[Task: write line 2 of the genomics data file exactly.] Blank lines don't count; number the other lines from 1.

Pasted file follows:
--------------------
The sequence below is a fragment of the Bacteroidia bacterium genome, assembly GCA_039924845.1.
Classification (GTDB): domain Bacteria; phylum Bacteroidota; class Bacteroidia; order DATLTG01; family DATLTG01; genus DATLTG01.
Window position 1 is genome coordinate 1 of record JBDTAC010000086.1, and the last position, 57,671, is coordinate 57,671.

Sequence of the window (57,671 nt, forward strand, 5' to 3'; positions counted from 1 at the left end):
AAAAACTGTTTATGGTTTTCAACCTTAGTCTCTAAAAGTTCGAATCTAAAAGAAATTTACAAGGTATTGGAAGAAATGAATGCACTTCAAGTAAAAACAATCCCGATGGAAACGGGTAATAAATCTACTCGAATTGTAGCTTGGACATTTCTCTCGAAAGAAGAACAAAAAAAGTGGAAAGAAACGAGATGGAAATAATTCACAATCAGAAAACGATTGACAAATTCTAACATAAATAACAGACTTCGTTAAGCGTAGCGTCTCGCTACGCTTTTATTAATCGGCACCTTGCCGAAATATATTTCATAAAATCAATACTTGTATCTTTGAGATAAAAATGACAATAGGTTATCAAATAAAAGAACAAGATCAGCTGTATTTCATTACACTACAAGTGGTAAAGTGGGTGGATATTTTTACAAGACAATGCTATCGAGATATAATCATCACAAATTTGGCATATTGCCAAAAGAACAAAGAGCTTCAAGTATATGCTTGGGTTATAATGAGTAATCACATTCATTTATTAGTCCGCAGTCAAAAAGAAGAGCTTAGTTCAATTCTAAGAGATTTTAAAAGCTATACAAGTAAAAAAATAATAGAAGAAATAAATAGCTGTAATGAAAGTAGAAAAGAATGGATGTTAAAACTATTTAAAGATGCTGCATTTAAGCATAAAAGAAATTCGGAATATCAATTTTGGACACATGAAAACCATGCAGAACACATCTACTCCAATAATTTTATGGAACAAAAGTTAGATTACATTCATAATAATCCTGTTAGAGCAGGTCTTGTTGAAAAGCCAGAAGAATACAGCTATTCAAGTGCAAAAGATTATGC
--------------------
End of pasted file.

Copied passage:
Classification (GTDB): domain Bacteria; phylum Bacteroidota; class Bacteroidia; order DATLTG01; family DATLTG01; genus DATLTG01.